If you’ve been thinking about applying for a bank loan but feared that, in the current climate, you’d get turned down, you might reconsider. The reason: At long last, lending seems to be on the rise. In November, it increased 17 percent to the highest level in more than two years, according to the Thomson Reuters/PayNet Small Business Lending Index.
That said, getting a loan or line of credit still is challenging. “We’re seeing some loosening of the screws,” says Ron Walker, president of Next Street Financial, a merchant bank in Boston and New York that works with many small businesses. “But they’re still being pretty conservative.”
The upshot: Approaching banks remains a delicate process, requiring an understanding of what lenders are looking for and just what to emphasize—or not—in your pitch. Here are four key factors banks consider when deciding whether or not to make a loan these days:
The state of your cash flow and collateral. Traditionally, those two factors have been make or break considerations for lenders. “Quite simply, they need to make sure you can cover the debt,” says Walker. But, after the downturn hit in 2008, according to Walker, banks started paying more attention to cash flow and less to collateral. That is, while they required some collateral, those holdings were less important to the mix than the amount of cash flow a business could provide.
Now, according to Walker, the situation has reverted back to the way it used to be—considering collateral according to its full value. The result: Businesses with equipment or other substantial collateral may be in a better position than before.
Whether you really need the amount you’re asking for. Once upon a time, before the downturn, you could request a bit of a cushion. If, say, you needed $500,000 for payroll, you might ask for $750,000 instead. But, despite the fact that they’ve started to loosen the purse strings, bankers are in no mood for such padding. As a result, “Better to ask for the real amount of capital you need,” says Walker. That means proving just why you need a specific sum, without adding in any extras.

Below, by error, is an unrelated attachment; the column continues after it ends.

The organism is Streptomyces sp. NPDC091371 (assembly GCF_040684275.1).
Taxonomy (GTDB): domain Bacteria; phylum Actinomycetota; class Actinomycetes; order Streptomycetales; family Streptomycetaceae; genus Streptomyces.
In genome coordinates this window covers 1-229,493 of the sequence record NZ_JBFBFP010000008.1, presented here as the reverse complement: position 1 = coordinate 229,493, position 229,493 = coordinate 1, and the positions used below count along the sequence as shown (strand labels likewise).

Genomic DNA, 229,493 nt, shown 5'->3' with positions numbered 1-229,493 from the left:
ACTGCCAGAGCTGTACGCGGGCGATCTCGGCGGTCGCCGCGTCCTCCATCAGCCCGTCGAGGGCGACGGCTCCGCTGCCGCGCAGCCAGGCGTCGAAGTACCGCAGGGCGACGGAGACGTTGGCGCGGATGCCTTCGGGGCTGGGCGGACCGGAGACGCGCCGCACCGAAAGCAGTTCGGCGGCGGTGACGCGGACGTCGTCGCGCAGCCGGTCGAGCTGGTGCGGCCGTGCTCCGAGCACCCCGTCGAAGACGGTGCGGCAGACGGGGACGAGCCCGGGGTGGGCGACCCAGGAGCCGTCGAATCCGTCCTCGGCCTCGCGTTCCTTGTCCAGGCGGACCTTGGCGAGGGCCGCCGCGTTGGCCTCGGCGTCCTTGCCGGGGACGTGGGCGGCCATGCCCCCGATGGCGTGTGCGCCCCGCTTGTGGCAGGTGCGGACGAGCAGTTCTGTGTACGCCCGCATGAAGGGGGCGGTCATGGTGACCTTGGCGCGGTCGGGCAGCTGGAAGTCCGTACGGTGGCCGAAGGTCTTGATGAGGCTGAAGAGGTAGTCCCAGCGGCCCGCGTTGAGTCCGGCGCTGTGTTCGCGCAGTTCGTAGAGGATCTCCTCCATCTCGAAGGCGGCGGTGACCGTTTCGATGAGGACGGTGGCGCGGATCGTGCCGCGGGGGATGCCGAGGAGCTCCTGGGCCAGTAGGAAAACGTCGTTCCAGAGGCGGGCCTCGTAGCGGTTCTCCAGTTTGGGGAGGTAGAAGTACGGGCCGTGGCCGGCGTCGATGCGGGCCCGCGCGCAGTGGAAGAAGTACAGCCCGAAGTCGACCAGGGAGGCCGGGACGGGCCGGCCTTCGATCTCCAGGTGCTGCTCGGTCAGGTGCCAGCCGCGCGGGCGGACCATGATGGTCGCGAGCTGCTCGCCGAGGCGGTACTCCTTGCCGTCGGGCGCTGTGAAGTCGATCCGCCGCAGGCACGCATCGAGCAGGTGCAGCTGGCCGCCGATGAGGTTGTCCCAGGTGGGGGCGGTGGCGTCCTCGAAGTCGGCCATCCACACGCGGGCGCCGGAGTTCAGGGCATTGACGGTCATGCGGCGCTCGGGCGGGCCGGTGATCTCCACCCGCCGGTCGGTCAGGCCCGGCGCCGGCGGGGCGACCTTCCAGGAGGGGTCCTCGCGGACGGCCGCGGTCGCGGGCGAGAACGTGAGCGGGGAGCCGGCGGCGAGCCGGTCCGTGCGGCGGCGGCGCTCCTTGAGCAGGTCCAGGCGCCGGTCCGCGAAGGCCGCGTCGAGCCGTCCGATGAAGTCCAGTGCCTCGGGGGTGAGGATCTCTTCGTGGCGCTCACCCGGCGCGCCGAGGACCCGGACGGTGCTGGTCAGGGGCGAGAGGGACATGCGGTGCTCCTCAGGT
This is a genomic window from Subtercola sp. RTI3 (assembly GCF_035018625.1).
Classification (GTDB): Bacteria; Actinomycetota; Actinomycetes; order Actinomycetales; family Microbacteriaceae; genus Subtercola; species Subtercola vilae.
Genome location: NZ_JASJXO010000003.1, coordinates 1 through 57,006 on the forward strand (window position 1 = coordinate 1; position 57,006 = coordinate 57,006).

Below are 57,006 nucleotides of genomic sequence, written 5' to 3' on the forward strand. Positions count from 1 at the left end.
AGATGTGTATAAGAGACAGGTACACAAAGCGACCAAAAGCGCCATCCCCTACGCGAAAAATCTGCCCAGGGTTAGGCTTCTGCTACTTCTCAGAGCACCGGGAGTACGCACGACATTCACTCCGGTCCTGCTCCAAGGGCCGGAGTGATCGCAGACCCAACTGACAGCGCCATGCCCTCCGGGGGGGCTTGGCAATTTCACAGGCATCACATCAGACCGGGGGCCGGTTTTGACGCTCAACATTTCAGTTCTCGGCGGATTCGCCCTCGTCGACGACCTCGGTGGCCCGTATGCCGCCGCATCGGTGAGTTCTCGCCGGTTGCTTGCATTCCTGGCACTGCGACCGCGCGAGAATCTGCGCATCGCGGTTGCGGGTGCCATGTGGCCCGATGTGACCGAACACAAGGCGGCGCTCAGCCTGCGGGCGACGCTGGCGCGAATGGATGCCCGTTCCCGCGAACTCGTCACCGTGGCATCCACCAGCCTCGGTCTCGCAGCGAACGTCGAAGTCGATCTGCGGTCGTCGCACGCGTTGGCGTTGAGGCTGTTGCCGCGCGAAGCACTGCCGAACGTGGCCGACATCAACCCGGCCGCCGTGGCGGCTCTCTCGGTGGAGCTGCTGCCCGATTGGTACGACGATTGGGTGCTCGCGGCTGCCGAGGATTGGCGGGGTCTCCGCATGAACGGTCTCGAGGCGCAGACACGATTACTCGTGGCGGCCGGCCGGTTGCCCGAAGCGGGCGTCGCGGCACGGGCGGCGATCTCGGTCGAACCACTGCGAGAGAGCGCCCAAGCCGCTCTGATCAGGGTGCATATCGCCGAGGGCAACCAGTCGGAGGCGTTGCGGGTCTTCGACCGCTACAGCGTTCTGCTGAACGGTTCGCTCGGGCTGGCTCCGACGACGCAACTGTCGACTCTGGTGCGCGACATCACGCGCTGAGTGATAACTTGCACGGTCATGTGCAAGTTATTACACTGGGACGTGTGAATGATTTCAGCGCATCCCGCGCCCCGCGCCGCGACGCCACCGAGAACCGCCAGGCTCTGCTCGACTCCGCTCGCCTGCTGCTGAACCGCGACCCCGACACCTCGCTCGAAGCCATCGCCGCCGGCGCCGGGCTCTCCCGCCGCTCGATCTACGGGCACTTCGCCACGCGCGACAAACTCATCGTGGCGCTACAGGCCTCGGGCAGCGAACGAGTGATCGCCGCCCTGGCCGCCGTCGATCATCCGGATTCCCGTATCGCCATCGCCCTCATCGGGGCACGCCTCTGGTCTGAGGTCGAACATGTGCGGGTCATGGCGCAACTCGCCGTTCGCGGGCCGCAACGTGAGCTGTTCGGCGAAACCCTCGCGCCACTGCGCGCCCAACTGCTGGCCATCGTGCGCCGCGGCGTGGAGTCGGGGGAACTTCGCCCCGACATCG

In addition, be sure you ask for the right kind of financing. If, say, you need to buy equipment, don’t look for a line of credit, which is more appropriate for short-term needs.
How you handled the storm. If your results were off for 2008 or 2009, it’s not automatically a turn-off, according to Walker, as long as you can show you addressed slowing revenues with smart, effective moves. That means laying out the challenges you faced and what you did to address them, anything from introducing new cost controls to improving margins through a different pricing strategy.
You’ll be in a better position, also, if your results for 2010 were appreciably better than the year before. “They want to see signs of continuous improvement,” says Walker.
A strategic plan. Banks always have required that companies provide financials for the past three years and they still do. Now, however, they also may want a strategic plan for the next three years, identifying opportunities and just what you’re going to do to act on them—how you plan, say, to speed up the sales cycle or increase efficiencies through the use of new software. “They’re looking for the tactics you’re going to use to ensure that any improvements you’ve had aren’t a one time thing,” says Walker. “They want to see what your plan is going forward and how you’re going to execute on it.”
Include lots of numbers to back up your plan. But, at the same time, do so strategically, focusing on the top three steps you’re going to take to grow the company or address problem areas.
By creating a strategic plan—and sticking to it—you’ll also help your chances of getting additional money should you need it later on. That’s especially true if you include clear milestones. “You can say, I told you I’d increase my margins or turn more prospects into sales, and show them you did it,” says Walker.